Heck, everybody else is writing about it, I guess I might as well too. Oracle is buying Sun. Why? And what are the implications? Here are some quick thoughts. Short term, everybody is likely to focus on the anti-trust “buy your competitor” aspect. Longer term, I think this gives Oracle an opportunity to do have a complete stack from hardware on up that they control. They’ve been sucking operating-system functionality into their own codebase for ages, and taken several stabs at the whole “bare iron” thing with what could most charitably be described as mixed results. Now they could put Oracle on Solaris on Niagara/Rock and turn the whole thing into an integrated system such as nobody else except IBM has. They can then start positioning that not as a database engine but – with the addition of the ability to run arbitrary Java (or other JVM-based language) code – as an application engine. As I was saying to a colleague this morning, with cloud computing people are already demonstrating a certain willingness to run high-scale applications on top of relatively opaque infrastructures. Would an Oracle Cloud be any less appealing than Google App Engine or Cisco UCS? It bears thinking about.
Another topic near and dear to my heart is what happens to Lustre now that the people involved will be working for their third company in two years. Or maybe they won’t. Oracle has never shown much interest in the scientific-computing space where Lustre plays. What with Exadata Server and other technologies already under their belts, the Oracle folks might not have any use for Lustre or the engineers behind it. It doesn’t seem that unlikely that they’d cut it loose, to be picked up as an open-source project led by some of the other big Lustre players outside of Sun. The same thing could happen if they try to close it up and turn it into something that fits their own needs better, which would almost certainly lead to an immediate fork by those same players. Either way, some of the relentless push toward integration with every other Sun technology might stop, and you know what? That’s all good as far as I can tell. A more community-led Lustre, being pushed less by its owners in directions that the community really doesn’t want to go, might be a very good thing.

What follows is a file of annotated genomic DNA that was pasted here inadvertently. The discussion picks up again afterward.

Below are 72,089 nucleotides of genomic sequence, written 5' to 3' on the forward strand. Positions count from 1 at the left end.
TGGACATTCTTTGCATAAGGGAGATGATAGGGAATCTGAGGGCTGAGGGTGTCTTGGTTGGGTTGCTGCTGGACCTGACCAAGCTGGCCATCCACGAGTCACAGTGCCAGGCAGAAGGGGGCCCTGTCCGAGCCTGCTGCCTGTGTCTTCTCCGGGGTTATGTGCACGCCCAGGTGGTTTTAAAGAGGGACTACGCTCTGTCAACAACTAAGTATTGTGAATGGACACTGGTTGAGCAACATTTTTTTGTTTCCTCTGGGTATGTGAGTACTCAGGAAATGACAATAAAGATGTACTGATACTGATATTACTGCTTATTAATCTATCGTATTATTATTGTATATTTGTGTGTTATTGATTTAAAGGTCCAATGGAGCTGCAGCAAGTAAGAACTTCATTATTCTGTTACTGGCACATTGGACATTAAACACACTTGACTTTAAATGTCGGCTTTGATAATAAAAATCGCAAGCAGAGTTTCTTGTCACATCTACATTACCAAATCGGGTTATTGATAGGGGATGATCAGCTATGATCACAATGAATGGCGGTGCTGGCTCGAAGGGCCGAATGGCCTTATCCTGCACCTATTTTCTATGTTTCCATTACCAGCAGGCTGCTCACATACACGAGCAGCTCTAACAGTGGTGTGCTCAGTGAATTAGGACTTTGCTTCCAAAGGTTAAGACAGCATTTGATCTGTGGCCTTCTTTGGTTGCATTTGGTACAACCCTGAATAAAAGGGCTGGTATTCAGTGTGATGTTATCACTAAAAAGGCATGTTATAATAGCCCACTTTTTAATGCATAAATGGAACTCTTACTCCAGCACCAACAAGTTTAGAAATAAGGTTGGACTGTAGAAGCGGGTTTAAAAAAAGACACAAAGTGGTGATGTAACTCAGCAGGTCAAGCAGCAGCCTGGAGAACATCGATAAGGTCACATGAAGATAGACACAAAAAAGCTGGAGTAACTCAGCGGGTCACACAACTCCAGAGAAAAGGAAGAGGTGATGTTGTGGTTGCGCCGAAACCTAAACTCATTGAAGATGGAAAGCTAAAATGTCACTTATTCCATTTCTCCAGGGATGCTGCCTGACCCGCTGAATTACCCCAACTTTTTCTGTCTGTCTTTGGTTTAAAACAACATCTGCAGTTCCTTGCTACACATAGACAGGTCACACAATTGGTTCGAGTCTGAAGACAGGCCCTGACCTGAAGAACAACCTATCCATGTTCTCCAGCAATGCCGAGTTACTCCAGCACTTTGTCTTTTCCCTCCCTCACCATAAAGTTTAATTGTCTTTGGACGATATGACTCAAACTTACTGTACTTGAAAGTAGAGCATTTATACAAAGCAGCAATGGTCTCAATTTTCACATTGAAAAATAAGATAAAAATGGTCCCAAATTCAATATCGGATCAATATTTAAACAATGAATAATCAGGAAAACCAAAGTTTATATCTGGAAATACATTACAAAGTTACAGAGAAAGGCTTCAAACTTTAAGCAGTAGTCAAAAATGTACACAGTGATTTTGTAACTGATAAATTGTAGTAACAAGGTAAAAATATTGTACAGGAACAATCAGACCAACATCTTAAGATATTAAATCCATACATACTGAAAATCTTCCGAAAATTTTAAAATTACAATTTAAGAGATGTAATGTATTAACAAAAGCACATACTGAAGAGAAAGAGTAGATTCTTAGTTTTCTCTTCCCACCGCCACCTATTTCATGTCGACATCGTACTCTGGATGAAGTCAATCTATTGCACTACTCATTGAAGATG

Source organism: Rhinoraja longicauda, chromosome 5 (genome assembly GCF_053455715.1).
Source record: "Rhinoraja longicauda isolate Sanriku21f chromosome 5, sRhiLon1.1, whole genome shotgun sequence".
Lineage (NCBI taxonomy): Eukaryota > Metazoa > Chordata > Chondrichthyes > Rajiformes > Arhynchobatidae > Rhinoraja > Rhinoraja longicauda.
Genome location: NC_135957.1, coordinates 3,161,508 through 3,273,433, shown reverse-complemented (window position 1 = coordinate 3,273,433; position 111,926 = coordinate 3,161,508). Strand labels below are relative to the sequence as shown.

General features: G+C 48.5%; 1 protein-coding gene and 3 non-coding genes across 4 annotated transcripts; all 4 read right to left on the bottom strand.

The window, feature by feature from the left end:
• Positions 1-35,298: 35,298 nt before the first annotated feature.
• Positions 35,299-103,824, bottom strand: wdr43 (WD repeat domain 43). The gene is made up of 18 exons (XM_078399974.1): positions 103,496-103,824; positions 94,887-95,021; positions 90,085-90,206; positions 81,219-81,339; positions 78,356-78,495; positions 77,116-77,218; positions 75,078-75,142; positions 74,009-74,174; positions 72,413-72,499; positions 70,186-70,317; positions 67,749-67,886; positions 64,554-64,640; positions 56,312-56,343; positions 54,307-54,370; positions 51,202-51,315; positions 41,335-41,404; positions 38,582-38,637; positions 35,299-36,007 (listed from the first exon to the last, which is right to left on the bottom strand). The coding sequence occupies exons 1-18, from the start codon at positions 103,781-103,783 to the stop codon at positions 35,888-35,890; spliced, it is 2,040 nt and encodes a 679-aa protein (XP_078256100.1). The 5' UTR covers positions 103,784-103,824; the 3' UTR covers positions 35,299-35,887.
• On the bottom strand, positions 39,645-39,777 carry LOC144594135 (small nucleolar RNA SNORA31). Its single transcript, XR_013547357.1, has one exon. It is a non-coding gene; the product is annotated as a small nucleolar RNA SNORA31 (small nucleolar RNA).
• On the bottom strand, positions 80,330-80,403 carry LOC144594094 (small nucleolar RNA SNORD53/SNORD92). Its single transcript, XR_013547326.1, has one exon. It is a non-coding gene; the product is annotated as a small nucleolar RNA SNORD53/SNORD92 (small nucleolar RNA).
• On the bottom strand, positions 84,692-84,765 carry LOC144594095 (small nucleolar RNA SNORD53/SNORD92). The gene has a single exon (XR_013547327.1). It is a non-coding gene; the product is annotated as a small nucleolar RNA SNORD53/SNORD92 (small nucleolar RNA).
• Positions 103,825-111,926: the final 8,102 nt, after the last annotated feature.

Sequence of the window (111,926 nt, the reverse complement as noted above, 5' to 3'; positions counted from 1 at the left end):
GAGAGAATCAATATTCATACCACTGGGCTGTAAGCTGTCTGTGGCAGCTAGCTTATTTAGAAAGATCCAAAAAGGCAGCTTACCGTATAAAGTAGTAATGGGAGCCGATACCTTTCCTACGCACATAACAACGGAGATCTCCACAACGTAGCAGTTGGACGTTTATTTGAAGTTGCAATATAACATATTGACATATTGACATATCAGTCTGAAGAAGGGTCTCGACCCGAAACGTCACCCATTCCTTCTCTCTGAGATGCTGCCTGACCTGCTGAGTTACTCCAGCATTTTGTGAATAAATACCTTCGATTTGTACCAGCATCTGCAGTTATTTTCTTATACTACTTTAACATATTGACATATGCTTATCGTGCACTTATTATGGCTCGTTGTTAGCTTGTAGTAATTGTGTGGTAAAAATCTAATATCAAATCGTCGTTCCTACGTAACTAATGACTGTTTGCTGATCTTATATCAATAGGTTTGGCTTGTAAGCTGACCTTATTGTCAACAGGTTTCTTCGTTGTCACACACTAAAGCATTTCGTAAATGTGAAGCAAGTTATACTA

I’m sure I’ll have more later, but that’s all I can think of now.
Besides being Patriots’ Day, this is also the thirtieth anniversary of my arrival (back) in the United States. Thirty years. Wow. I can’t quite get used to the idea that I’m old enough for an entire era of my life, full of memories, to have ended thirty years ago. My time spent in New Zealand is already far less than my time spent in Massachusetts. In a few years it will be less time than I’ve spent in Lexington, and less than a quarter of my life overall. It’s sad to think that my entire childhood is now so long and far away.